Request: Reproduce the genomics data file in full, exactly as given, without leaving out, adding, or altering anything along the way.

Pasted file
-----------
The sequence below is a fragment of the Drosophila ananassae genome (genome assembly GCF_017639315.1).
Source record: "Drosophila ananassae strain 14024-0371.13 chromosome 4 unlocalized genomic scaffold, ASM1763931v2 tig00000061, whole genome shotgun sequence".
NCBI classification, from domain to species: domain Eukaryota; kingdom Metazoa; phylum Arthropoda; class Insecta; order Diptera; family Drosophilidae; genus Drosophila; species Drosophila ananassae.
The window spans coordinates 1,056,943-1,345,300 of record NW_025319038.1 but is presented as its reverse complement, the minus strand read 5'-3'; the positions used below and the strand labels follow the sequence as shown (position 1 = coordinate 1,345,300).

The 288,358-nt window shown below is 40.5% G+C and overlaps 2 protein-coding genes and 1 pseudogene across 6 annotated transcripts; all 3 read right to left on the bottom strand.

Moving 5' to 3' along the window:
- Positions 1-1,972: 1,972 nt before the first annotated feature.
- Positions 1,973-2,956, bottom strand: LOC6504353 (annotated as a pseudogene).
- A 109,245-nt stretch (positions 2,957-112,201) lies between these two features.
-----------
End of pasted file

The sequence below is a fragment of the Drosophila ananassae genome (genome assembly GCF_017639315.1).
Source record: "Drosophila ananassae strain 14024-0371.13 chromosome 4 unlocalized genomic scaffold, ASM1763931v2 tig00000061, whole genome shotgun sequence".
NCBI classification, from domain to species: domain Eukaryota; kingdom Metazoa; phylum Arthropoda; class Insecta; order Diptera; family Drosophilidae; genus Drosophila; species Drosophila ananassae.
The window spans coordinates 1,056,943-1,345,300 of record NW_025319038.1 but is presented as its reverse complement, the minus strand read 5'-3'; the positions used below and the strand labels follow the sequence as shown (position 1 = coordinate 1,345,300).

The 288,358-nt window shown below is 40.5% G+C and overlaps 2 protein-coding genes and 1 pseudogene across 6 annotated transcripts; all 3 read right to left on the bottom strand.

Moving 5' to 3' along the window:
- Positions 1-1,972: 1,972 nt before the first annotated feature.
- Positions 1,973-2,956, bottom strand: LOC6504353 (annotated as a pseudogene).
- A 109,245-nt stretch (positions 2,957-112,201) lies between these two features.